Preview: Lasagna gardening is an easy way to start a new garden bed without much work. You can start layering materials now and plant in it immediately, or allow time for it to “cook” and plant next season.
Would like to have a garden bed ready for next year, but don’t have the foggiest idea about how to get started? What about if you want a new garden bed RIGHT NOW! Try “Lasagna” gardening.
No. I’m not talking about growing tomatoes, onions, and eggplant for a lasagna. (But if you want to grow a lasagna garden, you can do that too. I don’t have a plan for that (yet) but if you want a salsa garden, I’ve got you covered.?) What I’m talking about when I say Lasagna gardening is an easy method to build a garden bed without much work.
A quick note about the pictures in this post: I am in the process of building a new garden using the lasagna gardening method. My bed is NOT finished. I am working on adding layers as time allows.
Plus, I am trying to keep my costs down, so I am not going to complete the bed until I add plenty of layers of fall leaves. I will also add several layers of chicken manure as I go. However, for anyone wanting to build I new garden bed, I thought it was important to go ahead and publish this post NOW, so that you too can be working on building your garden.
What is Lasagna Gardening Anyway
If you’ve hung around here for any length of time, you know I am a huge fan of no-till gardening methods and raised beds. (Check out my posts on gardening with black plastic for another no-till method.)
I prefer to leave the eco-system undisturbed when gardening. Tilling destroys the pathways made by earthworms and destroys the worms themselves. Tilling can also bring deep seated weed to the surface where they will germinate instead of lying dormant. It’s a lot of work, it can be expensive to rent or buy a tiller, and running a tiller is very dangerous.
Lasagna gardening is an organic layering method that produces high quality soil and reduces the need to weed and water. You layer organic ingredients onto the area where you want a garden bed and allow the material to decompose. You wind up with rich soil that is wonderful to plant in. This method works for vegetable gardens, herb gardens, or flower gardens.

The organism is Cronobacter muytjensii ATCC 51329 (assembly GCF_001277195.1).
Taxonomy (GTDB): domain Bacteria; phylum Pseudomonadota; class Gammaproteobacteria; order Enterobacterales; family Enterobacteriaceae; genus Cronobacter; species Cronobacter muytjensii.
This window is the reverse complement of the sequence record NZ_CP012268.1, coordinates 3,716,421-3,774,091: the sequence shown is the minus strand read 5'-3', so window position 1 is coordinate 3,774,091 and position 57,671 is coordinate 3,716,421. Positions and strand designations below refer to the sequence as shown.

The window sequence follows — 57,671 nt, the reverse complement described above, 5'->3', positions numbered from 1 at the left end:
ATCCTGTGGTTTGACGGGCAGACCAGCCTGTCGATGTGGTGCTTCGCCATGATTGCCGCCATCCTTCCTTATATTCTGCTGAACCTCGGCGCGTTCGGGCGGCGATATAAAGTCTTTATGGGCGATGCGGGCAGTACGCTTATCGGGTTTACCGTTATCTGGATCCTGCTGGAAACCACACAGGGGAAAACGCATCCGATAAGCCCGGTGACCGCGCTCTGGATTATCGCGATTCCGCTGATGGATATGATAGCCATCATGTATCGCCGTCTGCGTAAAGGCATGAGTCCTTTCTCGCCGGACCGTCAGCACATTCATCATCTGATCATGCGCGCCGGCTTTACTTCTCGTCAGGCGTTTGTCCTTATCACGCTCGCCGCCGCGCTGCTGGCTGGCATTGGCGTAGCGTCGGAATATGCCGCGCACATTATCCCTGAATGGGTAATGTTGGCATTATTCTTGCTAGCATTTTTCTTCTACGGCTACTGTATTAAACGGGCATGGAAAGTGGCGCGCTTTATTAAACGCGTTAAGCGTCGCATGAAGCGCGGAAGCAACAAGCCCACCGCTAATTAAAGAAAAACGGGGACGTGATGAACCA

If you need a garden quickly, you can actually put down all the layers in one day and plant in your garden immediately. However allowing everything to “cook” or decompose will certainly make it easier to plant.
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Benefits to Lasagna Gardening
There are numerous benefits to lasagna gardening, often called sheet mulching or sheet composting. The first benefit is that you don’t actually have to tear out the existing lawn to build your bed. By putting layers on top of the existing lawn, you will actually smother the weeds and grass that are already growing. So no, digging out the old lawn to put in a new bed.
Secondly, this method is a time saver because once you’ve smothered the weeds, you have very few that come up. Yes, you will have the occasional weed seed that blows in, but the loose dirt will allow you to pull it easily. This method holds water well, especially if you use mulch as a top layer, so you won’t have to water frequently either. After all, who really likes to weed and water?
Because you are building the soil up, instead of digging down, this is an ideal method for rocky soil or hard packed clay. Layering the organic materials on top means you don’t have to worry as much if you have poor soil. (Though it still never hurts to do a soil test.) So you can have a great garden, even if your dirt is less than perfect.
This method is FAST. You can build your garden and plant your garden the same day! Lasagna gardening works great for raised beds and is ideal if using the square foot gardening technique. I’ve got lots of garden plans in my Resource Library if you need inspiration. You can get the password by subscribing here.